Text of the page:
are supposed to read between the lines. After questioning my eight
suspects, I use up most of my six hours within the span of less
than eight real-time minutes, and my "Ah ha!" moment
has just turned into a hugely resounding "Huh?" After
reading a few of the reports, I find the killer, file my warrant
for arrest, and that is that. Yes, I have chosen wisely: After
five long, grueling minutes of late-night reading, sweating the
details, and not wanting to accuse the wrong person, I find out
that my laborious efforts have paid off ...
Graphically speaking, I am of the belief that the bigger the
better! (And just where is your dirty mind? I'm talking games
here; pay attention!) I have a 19-inch monitor for a reason: I
like the graphical immersion. I pop in WKSR, click on the
game icon, and instead of pleasure, I get pain. I have been rooked.
The screen pops up, and what I get is a dinky little window that
only takes up a third of my monitor screen, so I can see my desktop
while I am playing. (I have definitely shown up overdressed for
this occasion.) No resizing is allowed; you get what you pay for,
bub ... (Well, I only paid a buck, but it was a hard-earned
buck, I tell you, and I have squandered it like some little rich
kid cloaked in bills. WKSR is the repercussion of frivolity,
and I have to pay.) The graphics are standard and not much to
get hyped over. A lot of the shots are just stills with a few
short movie clips inserted, so that a player can pretend to be
playing a game. Oh, those cunning gaming fiends over at Creative
Multimedia Corporation sure know how to throw a "par-tay"
and keep a gamer interested!
Considering the source, don't expect a lot of extra frills. The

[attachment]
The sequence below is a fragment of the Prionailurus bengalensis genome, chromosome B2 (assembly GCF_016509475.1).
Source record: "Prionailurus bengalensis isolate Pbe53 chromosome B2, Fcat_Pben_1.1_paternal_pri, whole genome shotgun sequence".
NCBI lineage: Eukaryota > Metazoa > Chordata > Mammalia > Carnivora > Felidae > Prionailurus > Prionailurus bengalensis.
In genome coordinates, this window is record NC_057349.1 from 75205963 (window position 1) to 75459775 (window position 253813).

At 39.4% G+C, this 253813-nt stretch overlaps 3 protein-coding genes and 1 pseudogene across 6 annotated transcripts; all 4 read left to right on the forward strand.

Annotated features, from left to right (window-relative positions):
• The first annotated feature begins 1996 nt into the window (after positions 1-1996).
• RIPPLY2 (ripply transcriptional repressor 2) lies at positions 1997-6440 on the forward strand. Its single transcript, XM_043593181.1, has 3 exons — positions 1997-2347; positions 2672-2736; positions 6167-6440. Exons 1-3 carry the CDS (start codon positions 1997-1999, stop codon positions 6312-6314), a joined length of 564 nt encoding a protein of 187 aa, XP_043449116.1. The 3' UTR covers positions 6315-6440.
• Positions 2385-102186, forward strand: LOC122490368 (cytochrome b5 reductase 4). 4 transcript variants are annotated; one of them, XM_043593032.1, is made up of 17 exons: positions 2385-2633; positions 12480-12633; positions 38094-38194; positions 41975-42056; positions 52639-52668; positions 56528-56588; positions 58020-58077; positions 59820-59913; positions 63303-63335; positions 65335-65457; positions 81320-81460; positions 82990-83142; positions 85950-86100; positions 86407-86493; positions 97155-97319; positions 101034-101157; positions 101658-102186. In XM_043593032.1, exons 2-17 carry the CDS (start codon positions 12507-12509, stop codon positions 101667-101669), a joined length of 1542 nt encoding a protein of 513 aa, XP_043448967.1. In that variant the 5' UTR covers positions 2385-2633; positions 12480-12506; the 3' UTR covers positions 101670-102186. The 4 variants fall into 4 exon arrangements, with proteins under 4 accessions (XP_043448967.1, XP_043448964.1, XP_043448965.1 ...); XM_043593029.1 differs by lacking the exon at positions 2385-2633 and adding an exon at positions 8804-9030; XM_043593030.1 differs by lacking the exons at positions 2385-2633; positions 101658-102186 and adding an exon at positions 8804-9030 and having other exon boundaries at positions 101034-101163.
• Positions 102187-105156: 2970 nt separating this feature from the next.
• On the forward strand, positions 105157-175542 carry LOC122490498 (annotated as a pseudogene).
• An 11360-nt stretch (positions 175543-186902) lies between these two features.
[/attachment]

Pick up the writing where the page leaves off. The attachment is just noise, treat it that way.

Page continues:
soundtrack is minimal at best, and in the Movement and Direction
Department, there is none. Rumor has it the rest of the series
is virtually the same (pun both intended and not intended)even
going so far as to use some of the same clips! (Hey, is anyone
getting the feeling that I have a slight distaste for this game?
I am sorry if I am giving you that impression; I actually mean
to impart a feeling of utter disgust.) I feel that I have given
this game too much of my time considering that I could have been
out searching the adventure gaming frontier for a good game
to play during those minutes instead. I hope this review serves
to steer a hapless gamer away from the dangers of this "game,"
instead of becoming CMC's next vic (to all you novices, that's
CSI talk for victim). The game touts itself as being exciting,
witty, and challenging, which I guess could be the case if you
are a sixth graderI just happen to be in the seventh.
(For those considering this game for a child, please be advised
that it does have a couple of instances of soap-and-water language.)
Developer: Creative Multimedia
Publisher: Creative Multimedia
Release Date: 1993
Four Fat Chicks Links
386SX or above
4 MB RAM
500K free hard disk space
Super VGA with 512K+ video memory
256 colors with Windows drivers supported
System 6.0.7 or later
3.5 MB RAM
8-bit color and color monitor
Where to Find It